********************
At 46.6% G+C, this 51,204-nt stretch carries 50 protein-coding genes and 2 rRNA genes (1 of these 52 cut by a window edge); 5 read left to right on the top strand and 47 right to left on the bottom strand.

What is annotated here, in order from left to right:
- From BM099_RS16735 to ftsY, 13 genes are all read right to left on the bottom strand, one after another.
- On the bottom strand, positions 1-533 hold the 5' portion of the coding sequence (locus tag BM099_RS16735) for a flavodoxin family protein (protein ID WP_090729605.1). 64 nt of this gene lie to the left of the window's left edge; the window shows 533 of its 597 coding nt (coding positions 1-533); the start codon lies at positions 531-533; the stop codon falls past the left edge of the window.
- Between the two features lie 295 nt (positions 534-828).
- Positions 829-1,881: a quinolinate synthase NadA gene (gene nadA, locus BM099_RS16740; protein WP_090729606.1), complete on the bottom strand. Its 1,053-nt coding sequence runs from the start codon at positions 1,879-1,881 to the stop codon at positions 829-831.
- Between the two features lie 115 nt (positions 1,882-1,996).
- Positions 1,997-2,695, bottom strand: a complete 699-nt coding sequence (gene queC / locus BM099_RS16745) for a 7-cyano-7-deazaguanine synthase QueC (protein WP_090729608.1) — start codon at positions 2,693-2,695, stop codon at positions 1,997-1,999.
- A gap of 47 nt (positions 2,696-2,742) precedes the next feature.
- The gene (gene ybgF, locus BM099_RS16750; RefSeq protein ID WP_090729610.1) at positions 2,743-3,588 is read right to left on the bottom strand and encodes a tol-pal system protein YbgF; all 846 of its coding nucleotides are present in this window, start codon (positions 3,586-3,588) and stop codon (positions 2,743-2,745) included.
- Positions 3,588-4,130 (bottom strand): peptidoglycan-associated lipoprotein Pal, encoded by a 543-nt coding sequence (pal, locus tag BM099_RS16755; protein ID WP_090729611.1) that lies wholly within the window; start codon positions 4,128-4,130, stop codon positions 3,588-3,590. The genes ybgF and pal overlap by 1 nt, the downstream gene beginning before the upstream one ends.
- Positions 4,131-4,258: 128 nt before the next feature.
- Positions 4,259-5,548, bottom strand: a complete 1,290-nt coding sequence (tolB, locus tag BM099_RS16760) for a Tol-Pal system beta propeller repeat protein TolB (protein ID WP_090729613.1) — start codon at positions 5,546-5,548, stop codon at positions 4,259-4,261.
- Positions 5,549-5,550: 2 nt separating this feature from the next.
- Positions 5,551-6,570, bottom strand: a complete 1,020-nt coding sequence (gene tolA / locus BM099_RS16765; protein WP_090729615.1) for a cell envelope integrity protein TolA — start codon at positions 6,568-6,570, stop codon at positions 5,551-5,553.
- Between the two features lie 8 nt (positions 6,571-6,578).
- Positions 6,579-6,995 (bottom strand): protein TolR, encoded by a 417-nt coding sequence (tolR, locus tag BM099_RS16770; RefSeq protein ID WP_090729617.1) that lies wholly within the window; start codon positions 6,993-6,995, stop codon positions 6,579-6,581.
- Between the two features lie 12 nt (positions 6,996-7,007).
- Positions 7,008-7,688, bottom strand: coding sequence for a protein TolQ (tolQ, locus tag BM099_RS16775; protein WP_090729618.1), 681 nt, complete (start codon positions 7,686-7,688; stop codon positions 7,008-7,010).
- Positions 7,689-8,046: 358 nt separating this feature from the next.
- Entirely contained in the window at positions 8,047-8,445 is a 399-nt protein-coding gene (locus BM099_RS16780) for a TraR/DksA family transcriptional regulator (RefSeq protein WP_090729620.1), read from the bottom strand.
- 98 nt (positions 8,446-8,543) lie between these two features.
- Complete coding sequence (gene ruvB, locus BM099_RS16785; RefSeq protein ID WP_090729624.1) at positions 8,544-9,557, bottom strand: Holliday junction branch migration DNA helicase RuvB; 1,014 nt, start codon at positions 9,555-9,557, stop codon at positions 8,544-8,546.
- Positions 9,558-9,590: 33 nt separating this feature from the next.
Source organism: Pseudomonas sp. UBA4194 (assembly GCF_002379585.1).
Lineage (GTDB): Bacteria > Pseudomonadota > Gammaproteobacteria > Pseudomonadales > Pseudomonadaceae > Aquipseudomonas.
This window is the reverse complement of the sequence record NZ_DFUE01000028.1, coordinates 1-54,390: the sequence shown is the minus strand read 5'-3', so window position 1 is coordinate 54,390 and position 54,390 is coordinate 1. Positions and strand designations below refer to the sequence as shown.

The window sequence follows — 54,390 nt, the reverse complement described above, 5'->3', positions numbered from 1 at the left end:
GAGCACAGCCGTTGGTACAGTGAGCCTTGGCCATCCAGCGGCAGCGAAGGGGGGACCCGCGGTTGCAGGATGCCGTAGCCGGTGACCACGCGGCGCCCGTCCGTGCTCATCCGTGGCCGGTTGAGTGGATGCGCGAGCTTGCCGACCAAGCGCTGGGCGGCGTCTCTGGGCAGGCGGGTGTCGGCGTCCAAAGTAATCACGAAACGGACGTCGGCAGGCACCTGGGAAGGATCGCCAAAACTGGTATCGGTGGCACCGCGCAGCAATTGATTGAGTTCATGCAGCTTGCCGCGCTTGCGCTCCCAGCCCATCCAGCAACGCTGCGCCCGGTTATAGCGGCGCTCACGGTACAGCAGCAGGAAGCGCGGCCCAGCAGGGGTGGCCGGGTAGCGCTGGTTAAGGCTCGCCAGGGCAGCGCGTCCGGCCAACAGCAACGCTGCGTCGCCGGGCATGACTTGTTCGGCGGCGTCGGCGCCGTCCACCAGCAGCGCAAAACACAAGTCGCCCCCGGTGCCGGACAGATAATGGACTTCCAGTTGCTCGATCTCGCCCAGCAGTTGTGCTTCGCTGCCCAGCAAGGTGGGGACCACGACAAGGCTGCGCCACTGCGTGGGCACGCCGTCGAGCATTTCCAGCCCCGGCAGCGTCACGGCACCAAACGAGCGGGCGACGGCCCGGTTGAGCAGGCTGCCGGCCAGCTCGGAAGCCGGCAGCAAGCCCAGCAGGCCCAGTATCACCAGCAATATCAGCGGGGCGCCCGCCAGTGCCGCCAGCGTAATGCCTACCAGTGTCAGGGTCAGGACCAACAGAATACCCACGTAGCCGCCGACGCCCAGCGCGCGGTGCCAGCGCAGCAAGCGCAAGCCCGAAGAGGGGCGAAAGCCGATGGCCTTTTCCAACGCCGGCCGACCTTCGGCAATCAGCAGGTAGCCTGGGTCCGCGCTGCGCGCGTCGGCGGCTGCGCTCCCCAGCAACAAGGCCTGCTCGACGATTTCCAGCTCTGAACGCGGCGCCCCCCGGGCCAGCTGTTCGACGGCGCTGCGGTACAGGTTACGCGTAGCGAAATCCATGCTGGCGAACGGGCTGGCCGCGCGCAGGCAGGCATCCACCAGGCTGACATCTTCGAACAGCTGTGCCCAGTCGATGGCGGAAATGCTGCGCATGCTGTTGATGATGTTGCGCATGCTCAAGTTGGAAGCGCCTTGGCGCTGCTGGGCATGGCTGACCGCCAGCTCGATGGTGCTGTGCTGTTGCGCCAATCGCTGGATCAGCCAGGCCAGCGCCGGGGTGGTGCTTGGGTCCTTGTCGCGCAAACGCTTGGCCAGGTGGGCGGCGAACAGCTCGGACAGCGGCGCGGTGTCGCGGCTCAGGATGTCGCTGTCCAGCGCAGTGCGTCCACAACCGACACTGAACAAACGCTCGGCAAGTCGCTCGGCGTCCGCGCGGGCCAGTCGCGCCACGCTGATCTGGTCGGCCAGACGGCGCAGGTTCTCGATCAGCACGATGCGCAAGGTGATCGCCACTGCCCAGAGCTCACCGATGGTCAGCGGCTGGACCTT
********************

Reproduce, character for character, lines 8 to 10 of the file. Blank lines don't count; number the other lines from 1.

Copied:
- Positions 1,997-2,695, bottom strand: a complete 699-nt coding sequence (gene queC / locus BM099_RS16745) for a 7-cyano-7-deazaguanine synthase QueC (protein WP_090729608.1) — start codon at positions 2,693-2,695, stop codon at positions 1,997-1,999.
- A gap of 47 nt (positions 2,696-2,742) precedes the next feature.
- The gene (gene ybgF, locus BM099_RS16750; RefSeq protein ID WP_090729610.1) at positions 2,743-3,588 is read right to left on the bottom strand and encodes a tol-pal system protein YbgF; all 846 of its coding nucleotides are present in this window, start codon (positions 3,586-3,588) and stop codon (positions 2,743-2,745) included.